The year was 1900. The place: Galveston, Texas, a growing town with dreams of becoming the next Houston. The guy: Isaac Cline, resident meteorologist for the U.S. Weather Bureau, sent to Galveston with explicit instructions to establish a state-wide weather service, while simultaneously improving the perception of the bureau as—gasp—ineffective at predicting the weather.
So much for that plan. On September 8, Galveston is hit by an enormous hurricane, which over the course of the day destroys the town, kills more than 6,000 people—some estimates put the total as high as 12,000—and lends both anecdotal and scientific evidence to what was only recently proven again along the East Coast: hurricanes are serious business.
For the unfamiliar, Larson’s is a unique style and quality of historical writing. His books, though nonfiction, read like novels, and come equipped with dozens of pages documenting original source materials, everything from archived letters to old newspapers to almanacs of rural farming conditions. In an Erik Larson book, the sentence “The morning was warm as Sally fetched eggs from Bob’s Market,” probably has no fewer than three sources: the weather report for that day, a memoir or letter or autobiography written by Sally herself, documenting said eggs-pedition (sorry), and business records asserting that Bob’s was the only local outlet selling eggs at the time. Consequently, the overwhelming impression made by Larson’s books is thoroughness, and the sheer attention to detail needed to turn fragmented historical documents into a single compelling narrative.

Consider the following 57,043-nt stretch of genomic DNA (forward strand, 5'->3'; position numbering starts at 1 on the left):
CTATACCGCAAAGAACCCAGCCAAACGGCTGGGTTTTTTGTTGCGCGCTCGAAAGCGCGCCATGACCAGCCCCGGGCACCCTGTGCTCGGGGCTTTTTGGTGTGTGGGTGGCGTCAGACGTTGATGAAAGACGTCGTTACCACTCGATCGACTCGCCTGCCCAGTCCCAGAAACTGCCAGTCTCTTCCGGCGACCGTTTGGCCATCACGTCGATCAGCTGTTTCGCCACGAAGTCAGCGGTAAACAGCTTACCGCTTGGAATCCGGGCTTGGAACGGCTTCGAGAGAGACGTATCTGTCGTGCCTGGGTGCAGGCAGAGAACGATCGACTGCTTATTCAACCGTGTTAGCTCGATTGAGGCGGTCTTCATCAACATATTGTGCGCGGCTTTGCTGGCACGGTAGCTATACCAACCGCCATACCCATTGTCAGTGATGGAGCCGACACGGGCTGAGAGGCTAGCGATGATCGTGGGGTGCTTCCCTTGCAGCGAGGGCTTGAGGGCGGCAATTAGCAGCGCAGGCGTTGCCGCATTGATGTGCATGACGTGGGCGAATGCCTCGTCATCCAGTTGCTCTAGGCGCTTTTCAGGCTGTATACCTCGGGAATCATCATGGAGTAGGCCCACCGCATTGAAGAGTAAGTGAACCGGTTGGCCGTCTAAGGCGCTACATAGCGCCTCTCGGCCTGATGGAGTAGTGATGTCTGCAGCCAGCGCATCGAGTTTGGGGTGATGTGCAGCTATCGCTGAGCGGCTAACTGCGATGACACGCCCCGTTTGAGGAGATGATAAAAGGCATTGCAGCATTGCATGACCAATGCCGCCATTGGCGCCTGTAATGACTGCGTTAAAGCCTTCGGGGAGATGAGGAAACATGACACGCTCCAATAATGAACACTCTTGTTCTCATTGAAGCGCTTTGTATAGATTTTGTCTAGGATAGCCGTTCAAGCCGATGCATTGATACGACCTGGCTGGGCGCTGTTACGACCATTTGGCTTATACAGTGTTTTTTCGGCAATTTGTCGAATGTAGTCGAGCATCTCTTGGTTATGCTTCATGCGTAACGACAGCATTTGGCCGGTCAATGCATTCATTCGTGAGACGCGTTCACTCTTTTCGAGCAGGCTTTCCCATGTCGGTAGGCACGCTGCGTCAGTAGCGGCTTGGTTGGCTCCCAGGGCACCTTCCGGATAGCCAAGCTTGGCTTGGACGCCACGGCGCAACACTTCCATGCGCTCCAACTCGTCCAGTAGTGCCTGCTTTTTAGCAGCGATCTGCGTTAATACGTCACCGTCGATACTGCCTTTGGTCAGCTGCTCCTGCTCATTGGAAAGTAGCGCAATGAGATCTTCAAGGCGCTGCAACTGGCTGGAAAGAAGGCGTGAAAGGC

In this respect, Issac’s Storm is no different. The book has a dozen pages of references, and is thus able to introduce readers not only to Cline himself, but to a handful of Galveston’s residents in 1900, some of whom survived the hurricane, many of whom didn’t (it’s a testament to Larson’s narrative skill that a character’s inclusion in the book doesn’t always mean they lived).
My only gripe with Issac’s Storm was a) the lack of photos (in his end notes Larson mentions referencing more than 700 of them, so what gives?) and b) that it isn’t Larson’s best (The Devil in the White City is), which is sort of like saying “That isn’t the best gourmet macaroni and cheese I’ve had.” It’s still great. It still has an impressive number of ingredients. It still reminds me why I love macaroni and cheese, and how much I admire the people who make it. And most importantly, it’s still way better, a billion percent better, than any macaroni and cheese I could make myself.